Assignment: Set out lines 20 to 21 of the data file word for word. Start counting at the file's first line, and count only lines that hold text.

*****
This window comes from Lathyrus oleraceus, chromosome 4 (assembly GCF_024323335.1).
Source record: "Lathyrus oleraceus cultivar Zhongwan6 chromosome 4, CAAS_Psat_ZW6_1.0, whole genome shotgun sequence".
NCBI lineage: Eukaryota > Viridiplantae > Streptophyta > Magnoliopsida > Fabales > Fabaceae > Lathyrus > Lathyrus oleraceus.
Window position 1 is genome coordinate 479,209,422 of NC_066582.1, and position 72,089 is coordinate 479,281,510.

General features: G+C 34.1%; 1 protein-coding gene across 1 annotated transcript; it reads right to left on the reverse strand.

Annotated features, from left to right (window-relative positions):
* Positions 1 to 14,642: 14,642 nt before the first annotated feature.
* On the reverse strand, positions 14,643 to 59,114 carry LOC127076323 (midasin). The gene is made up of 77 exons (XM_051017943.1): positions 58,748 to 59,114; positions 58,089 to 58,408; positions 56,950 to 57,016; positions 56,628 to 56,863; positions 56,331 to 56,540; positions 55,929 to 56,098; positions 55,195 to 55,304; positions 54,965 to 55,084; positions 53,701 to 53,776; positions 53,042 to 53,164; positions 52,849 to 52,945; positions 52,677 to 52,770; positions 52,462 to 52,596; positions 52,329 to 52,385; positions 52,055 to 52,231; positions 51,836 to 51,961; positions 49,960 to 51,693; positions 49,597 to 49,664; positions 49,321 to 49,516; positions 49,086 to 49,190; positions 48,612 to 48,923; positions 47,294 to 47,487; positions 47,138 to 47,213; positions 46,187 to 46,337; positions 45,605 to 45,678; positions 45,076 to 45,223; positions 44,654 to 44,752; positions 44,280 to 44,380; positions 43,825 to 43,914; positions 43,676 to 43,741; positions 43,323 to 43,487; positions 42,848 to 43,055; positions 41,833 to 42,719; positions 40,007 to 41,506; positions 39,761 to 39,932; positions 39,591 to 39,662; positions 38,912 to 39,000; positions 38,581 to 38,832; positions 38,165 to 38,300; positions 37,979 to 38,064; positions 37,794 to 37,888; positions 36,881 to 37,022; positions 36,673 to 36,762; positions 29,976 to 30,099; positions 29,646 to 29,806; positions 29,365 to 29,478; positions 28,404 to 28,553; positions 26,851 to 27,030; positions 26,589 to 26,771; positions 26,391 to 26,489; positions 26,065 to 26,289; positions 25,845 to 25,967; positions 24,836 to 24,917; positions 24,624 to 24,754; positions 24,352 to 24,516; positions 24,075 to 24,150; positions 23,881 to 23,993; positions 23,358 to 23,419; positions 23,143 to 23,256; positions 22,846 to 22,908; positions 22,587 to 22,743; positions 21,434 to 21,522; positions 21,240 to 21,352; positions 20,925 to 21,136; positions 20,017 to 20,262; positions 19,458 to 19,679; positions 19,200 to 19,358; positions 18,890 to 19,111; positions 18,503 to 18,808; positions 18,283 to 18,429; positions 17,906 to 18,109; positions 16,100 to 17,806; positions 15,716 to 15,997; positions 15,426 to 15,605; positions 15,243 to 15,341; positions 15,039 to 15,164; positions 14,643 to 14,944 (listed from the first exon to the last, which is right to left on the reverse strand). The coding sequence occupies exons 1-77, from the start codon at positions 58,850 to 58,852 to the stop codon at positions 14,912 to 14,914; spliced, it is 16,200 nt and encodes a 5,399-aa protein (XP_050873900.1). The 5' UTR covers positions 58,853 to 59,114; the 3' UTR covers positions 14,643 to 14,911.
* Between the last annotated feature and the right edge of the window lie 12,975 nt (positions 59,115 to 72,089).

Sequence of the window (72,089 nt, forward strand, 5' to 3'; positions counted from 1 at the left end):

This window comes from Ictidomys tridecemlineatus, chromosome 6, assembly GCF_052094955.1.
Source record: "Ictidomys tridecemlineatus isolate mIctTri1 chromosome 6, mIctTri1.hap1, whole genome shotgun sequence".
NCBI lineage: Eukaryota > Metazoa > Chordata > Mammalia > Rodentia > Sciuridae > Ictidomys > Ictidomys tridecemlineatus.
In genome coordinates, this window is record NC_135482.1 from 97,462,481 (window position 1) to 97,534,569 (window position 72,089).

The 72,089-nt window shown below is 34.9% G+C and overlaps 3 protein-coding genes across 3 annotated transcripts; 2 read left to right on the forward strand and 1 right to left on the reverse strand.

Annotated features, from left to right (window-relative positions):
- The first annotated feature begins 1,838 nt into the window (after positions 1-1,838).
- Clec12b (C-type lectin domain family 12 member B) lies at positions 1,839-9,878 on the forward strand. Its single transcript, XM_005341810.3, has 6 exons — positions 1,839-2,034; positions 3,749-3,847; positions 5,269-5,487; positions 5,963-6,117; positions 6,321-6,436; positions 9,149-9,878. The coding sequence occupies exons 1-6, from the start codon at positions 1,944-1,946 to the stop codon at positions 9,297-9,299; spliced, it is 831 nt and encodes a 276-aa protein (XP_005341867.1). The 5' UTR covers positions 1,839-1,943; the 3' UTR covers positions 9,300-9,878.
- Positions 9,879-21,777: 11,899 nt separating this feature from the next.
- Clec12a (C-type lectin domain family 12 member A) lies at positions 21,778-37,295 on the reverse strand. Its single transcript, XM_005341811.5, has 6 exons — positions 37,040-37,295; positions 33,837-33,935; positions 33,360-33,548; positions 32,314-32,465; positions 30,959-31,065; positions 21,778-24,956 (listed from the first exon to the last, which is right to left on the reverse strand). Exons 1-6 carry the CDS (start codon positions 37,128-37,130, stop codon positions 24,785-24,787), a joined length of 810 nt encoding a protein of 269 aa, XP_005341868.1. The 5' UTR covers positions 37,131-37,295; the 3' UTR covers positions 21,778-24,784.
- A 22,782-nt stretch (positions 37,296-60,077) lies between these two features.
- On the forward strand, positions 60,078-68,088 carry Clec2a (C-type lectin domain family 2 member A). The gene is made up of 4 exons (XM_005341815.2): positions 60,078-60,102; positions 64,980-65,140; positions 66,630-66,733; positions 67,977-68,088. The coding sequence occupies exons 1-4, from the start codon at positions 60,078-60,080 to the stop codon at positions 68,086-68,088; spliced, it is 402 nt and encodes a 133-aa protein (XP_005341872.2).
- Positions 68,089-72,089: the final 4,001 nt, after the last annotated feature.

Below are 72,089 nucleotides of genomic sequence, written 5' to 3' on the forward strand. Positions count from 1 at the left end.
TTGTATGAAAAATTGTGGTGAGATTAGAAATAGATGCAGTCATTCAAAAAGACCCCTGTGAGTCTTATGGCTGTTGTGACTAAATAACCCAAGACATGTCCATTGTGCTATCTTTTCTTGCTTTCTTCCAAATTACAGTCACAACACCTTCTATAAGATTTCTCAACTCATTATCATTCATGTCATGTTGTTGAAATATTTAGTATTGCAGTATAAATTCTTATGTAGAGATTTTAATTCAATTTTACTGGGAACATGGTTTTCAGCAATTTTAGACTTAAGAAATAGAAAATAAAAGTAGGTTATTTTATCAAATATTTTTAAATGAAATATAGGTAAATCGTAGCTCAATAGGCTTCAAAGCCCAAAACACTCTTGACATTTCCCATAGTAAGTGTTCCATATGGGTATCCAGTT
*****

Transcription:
- Clec12a (C-type lectin domain family 12 member A) lies at positions 21,778-37,295 on the reverse strand. Its single transcript, XM_005341811.5, has 6 exons — positions 37,040-37,295; positions 33,837-33,935; positions 33,360-33,548; positions 32,314-32,465; positions 30,959-31,065; positions 21,778-24,956 (listed from the first exon to the last, which is right to left on the reverse strand). Exons 1-6 carry the CDS (start codon positions 37,128-37,130, stop codon positions 24,785-24,787), a joined length of 810 nt encoding a protein of 269 aa, XP_005341868.1. The 5' UTR covers positions 37,131-37,295; the 3' UTR covers positions 21,778-24,784.
- A 22,782-nt stretch (positions 37,296-60,077) lies between these two features.